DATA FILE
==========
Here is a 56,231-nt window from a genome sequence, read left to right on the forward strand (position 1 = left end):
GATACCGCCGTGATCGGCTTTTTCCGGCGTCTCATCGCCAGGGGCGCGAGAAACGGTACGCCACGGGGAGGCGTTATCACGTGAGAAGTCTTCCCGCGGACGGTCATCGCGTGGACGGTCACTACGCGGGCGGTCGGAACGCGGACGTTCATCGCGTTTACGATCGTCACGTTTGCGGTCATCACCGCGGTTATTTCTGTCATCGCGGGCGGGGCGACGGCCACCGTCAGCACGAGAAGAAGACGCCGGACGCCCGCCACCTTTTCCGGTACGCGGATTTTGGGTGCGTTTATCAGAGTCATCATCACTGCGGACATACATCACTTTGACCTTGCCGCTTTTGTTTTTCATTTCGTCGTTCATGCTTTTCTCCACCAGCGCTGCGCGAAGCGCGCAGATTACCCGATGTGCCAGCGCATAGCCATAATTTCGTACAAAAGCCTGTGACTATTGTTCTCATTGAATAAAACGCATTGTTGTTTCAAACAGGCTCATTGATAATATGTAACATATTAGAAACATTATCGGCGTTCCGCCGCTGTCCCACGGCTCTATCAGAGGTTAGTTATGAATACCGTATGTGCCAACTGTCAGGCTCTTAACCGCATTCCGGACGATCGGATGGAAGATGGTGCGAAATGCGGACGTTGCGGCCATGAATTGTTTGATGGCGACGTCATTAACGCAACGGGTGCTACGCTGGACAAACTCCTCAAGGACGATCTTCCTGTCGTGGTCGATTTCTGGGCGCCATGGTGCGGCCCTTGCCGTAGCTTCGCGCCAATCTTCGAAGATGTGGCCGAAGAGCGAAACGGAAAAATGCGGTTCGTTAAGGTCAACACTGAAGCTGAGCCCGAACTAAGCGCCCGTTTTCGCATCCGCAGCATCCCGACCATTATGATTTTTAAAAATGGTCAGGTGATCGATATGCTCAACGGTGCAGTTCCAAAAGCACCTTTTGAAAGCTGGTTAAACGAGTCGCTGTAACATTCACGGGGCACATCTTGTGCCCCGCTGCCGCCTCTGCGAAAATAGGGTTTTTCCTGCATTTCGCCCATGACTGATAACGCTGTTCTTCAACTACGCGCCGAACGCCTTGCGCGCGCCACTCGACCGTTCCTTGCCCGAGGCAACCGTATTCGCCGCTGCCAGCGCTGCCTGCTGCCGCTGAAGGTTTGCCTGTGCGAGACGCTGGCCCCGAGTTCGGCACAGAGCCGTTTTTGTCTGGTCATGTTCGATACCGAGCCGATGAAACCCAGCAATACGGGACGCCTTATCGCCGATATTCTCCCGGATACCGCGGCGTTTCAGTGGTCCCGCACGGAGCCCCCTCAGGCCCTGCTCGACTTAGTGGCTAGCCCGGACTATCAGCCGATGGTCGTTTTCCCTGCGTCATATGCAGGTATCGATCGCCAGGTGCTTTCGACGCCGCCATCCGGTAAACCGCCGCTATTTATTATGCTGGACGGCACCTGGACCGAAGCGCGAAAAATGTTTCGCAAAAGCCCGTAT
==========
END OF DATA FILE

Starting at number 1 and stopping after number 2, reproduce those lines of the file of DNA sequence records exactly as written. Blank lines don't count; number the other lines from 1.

Here is a 56,231-nt window from a genome sequence, read left to right on the forward strand (position 1 = left end):
GATACCGCCGTGATCGGCTTTTTCCGGCGTCTCATCGCCAGGGGCGCGAGAAACGGTACGCCACGGGGAGGCGTTATCACGTGAGAAGTCTTCCCGCGGACGGTCATCGCGTGGACGGTCACTACGCGGGCGGTCGGAACGCGGACGTTCATCGCGTTTACGATCGTCACGTTTGCGGTCATCACCGCGGTTATTTCTGTCATCGCGGGCGGGGCGACGGCCACCGTCAGCACGAGAAGAAGACGCCGGACGCCCGCCACCTTTTCCGGTACGCGGATTTTGGGTGCGTTTATCAGAGTCATCATCACTGCGGACATACATCACTTTGACCTTGCCGCTTTTGTTTTTCATTTCGTCGTTCATGCTTTTCTCCACCAGCGCTGCGCGAAGCGCGCAGATTACCCGATGTGCCAGCGCATAGCCATAATTTCGTACAAAAGCCTGTGACTATTGTTCTCATTGAATAAAACGCATTGTTGTTTCAAACAGGCTCATTGATAATATGTAACATATTAGAAACATTATCGGCGTTCCGCCGCTGTCCCACGGCTCTATCAGAGGTTAGTTATGAATACCGTATGTGCCAACTGTCAGGCTCTTAACCGCATTCCGGACGATCGGATGGAAGATGGTGCGAAATGCGGACGTTGCGGCCATGAATTGTTTGATGGCGACGTCATTAACGCAACGGGTGCTACGCTGGACAAACTCCTCAAGGACGATCTTCCTGTCGTGGTCGATTTCTGGGCGCCATGGTGCGGCCCTTGCCGTAGCTTCGCGCCAATCTTCGAAGATGTGGCCGAAGAGCGAAACGGAAAAATGCGGTTCGTTAAGGTCAACACTGAAGCTGAGCCCGAACTAAGCGCCCGTTTTCGCATCCGCAGCATCCCGACCATTATGATTTTTAAAAATGGTCAGGTGATCGATATGCTCAACGGTGCAGTTCCAAAAGCACCTTTTGAAAGCTGGTTAAACGAGTCGCTGTAACATTCACGGGGCACATCTTGTGCCCCGCTGCCGCCTCTGCGAAAATAGGGTTTTTCCTGCATTTCGCCCATGACTGATAACGCTGTTCTTCAACTACGCGCCGAACGCCTTGCGCGCGCCACTCGACCGTTCCTTGCCCGAGGCAACCGTATTCGCCGCTGCCAGCGCTGCCTGCTGCCGCTGAAGGTTTGCCTGTGCGAGACGCTGGCCCCGAGTTCGGCACAGAGCCGTTTTTGTCTGGTCATGTTCGATACCGAGCCGATGAAACCCAGCAATACGGGACGCCTTATCGCCGATATTCTCCCGGATACCGCGGCGTTTCAGTGGTCCCGCACGGAGCCCCCTCAGGCCCTGCTCGACTTAGTGGCTAGCCCGGACTATCAGCCGATGGTCGTTTTCCCTGCGTCATATGCAGGTATCGATCGCCAGGTGCTTTCGACGCCGCCATCCGGTAAACCGCCGCTATTTATTATGCTGGACGGCACCTGGACCGAAGCGCGAAAAATGTTTCGCAAAAGCCCGTAT